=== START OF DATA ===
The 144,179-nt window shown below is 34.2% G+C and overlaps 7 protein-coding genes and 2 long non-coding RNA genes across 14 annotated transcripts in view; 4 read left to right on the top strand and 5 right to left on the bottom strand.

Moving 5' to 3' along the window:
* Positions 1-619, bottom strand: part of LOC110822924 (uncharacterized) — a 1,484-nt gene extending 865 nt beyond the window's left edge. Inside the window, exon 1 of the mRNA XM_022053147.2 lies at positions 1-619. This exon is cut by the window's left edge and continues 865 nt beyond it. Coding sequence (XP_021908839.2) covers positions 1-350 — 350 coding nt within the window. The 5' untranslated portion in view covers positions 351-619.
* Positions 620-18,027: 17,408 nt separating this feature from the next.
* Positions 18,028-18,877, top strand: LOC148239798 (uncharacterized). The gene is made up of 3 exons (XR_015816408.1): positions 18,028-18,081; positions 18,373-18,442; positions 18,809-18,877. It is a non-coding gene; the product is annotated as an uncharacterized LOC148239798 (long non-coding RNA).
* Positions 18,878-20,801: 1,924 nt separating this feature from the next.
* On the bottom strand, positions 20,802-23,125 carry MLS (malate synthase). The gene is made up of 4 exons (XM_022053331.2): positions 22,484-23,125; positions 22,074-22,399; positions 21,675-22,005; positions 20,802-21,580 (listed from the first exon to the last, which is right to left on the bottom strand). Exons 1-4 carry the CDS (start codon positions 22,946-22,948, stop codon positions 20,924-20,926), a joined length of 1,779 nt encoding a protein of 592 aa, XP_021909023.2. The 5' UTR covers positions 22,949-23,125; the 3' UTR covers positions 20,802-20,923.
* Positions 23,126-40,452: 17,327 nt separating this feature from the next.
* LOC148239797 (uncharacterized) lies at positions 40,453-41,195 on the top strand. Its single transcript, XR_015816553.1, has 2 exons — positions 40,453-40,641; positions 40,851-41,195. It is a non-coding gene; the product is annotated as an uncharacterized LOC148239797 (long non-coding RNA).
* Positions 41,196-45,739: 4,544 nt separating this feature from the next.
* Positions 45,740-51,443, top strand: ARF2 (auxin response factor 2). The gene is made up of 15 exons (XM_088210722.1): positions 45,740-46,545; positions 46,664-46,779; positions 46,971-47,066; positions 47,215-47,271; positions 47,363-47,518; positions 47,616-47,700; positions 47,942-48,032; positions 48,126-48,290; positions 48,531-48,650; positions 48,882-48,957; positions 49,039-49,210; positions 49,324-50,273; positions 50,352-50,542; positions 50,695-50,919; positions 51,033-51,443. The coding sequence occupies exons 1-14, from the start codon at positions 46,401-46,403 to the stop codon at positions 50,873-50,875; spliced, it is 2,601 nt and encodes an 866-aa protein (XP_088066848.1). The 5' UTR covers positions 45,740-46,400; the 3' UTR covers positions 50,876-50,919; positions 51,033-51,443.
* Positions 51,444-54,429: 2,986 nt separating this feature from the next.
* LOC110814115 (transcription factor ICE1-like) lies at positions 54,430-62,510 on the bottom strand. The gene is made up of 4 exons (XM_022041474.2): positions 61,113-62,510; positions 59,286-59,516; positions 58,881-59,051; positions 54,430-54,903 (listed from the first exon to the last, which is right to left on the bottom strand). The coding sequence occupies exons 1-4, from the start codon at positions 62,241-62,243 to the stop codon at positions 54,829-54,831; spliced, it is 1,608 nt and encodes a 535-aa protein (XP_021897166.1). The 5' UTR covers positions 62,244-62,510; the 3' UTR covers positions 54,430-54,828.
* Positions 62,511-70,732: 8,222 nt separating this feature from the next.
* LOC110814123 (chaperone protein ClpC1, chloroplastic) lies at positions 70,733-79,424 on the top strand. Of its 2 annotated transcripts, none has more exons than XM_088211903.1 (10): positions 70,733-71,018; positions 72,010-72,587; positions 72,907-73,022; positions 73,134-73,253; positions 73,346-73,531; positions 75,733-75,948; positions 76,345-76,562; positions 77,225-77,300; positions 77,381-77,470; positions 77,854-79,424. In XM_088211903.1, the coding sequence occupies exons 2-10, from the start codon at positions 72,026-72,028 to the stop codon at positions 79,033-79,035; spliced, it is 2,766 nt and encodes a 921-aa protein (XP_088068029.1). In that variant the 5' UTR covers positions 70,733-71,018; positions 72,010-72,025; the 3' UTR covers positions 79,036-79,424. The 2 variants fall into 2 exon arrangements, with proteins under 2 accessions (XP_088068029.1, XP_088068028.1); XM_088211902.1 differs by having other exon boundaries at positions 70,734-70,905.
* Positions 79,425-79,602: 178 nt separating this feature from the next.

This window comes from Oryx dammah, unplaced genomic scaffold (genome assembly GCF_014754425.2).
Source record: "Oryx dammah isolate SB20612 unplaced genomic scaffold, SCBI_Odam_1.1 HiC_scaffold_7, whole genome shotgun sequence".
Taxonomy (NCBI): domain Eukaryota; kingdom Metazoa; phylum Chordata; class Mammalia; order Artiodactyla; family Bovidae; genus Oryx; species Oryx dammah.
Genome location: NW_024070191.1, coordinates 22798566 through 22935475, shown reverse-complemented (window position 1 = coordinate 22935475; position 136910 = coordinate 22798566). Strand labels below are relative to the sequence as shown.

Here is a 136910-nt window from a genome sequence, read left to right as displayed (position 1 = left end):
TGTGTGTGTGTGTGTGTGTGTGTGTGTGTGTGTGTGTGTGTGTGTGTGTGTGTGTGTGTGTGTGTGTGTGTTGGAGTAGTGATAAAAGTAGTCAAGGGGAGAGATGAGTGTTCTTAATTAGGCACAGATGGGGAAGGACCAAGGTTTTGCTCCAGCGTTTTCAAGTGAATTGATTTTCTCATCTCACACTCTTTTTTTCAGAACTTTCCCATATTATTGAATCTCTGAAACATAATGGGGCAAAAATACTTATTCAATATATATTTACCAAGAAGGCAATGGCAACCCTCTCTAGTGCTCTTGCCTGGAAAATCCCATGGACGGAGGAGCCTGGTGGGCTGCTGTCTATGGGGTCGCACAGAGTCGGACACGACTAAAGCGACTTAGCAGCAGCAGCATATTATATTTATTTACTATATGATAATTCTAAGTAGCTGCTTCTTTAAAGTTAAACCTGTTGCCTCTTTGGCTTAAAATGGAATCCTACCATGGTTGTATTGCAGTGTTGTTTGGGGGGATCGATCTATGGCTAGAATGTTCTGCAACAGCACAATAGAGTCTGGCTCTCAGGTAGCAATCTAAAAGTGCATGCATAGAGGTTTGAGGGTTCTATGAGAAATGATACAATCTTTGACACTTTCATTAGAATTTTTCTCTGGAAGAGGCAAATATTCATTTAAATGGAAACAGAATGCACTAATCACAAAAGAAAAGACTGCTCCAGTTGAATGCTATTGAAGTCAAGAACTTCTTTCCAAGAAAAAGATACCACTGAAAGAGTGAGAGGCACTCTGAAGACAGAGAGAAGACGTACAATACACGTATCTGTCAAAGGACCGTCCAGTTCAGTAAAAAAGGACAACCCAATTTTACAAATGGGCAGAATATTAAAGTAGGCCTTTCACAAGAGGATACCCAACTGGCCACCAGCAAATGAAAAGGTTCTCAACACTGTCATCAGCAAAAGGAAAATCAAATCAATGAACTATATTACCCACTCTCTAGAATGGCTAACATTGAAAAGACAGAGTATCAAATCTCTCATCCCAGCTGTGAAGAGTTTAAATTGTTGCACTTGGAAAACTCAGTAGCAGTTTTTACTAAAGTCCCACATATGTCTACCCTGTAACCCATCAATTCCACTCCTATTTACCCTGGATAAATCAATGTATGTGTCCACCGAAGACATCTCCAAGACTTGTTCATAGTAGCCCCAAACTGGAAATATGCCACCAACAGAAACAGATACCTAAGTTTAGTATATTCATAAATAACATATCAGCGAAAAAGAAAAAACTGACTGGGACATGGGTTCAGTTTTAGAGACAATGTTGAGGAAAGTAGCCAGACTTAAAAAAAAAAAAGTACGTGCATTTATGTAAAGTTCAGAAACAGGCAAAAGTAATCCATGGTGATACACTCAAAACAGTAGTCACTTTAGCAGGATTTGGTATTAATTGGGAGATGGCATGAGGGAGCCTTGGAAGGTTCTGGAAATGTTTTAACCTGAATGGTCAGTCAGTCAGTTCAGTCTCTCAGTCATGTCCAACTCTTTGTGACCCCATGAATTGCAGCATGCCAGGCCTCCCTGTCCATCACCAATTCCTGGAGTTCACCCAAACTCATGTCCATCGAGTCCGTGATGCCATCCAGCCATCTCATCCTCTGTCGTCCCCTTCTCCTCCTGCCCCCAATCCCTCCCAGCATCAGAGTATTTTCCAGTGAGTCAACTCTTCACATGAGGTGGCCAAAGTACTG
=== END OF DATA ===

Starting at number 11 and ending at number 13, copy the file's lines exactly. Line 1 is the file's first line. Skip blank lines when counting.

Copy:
* Positions 45,740-51,443, top strand: ARF2 (auxin response factor 2). The gene is made up of 15 exons (XM_088210722.1): positions 45,740-46,545; positions 46,664-46,779; positions 46,971-47,066; positions 47,215-47,271; positions 47,363-47,518; positions 47,616-47,700; positions 47,942-48,032; positions 48,126-48,290; positions 48,531-48,650; positions 48,882-48,957; positions 49,039-49,210; positions 49,324-50,273; positions 50,352-50,542; positions 50,695-50,919; positions 51,033-51,443. The coding sequence occupies exons 1-14, from the start codon at positions 46,401-46,403 to the stop codon at positions 50,873-50,875; spliced, it is 2,601 nt and encodes an 866-aa protein (XP_088066848.1). The 5' UTR covers positions 45,740-46,400; the 3' UTR covers positions 50,876-50,919; positions 51,033-51,443.
* Positions 51,444-54,429: 2,986 nt separating this feature from the next.
* LOC110814115 (transcription factor ICE1-like) lies at positions 54,430-62,510 on the bottom strand. The gene is made up of 4 exons (XM_022041474.2): positions 61,113-62,510; positions 59,286-59,516; positions 58,881-59,051; positions 54,430-54,903 (listed from the first exon to the last, which is right to left on the bottom strand). The coding sequence occupies exons 1-4, from the start codon at positions 62,241-62,243 to the stop codon at positions 54,829-54,831; spliced, it is 1,608 nt and encodes a 535-aa protein (XP_021897166.1). The 5' UTR covers positions 62,244-62,510; the 3' UTR covers positions 54,430-54,828.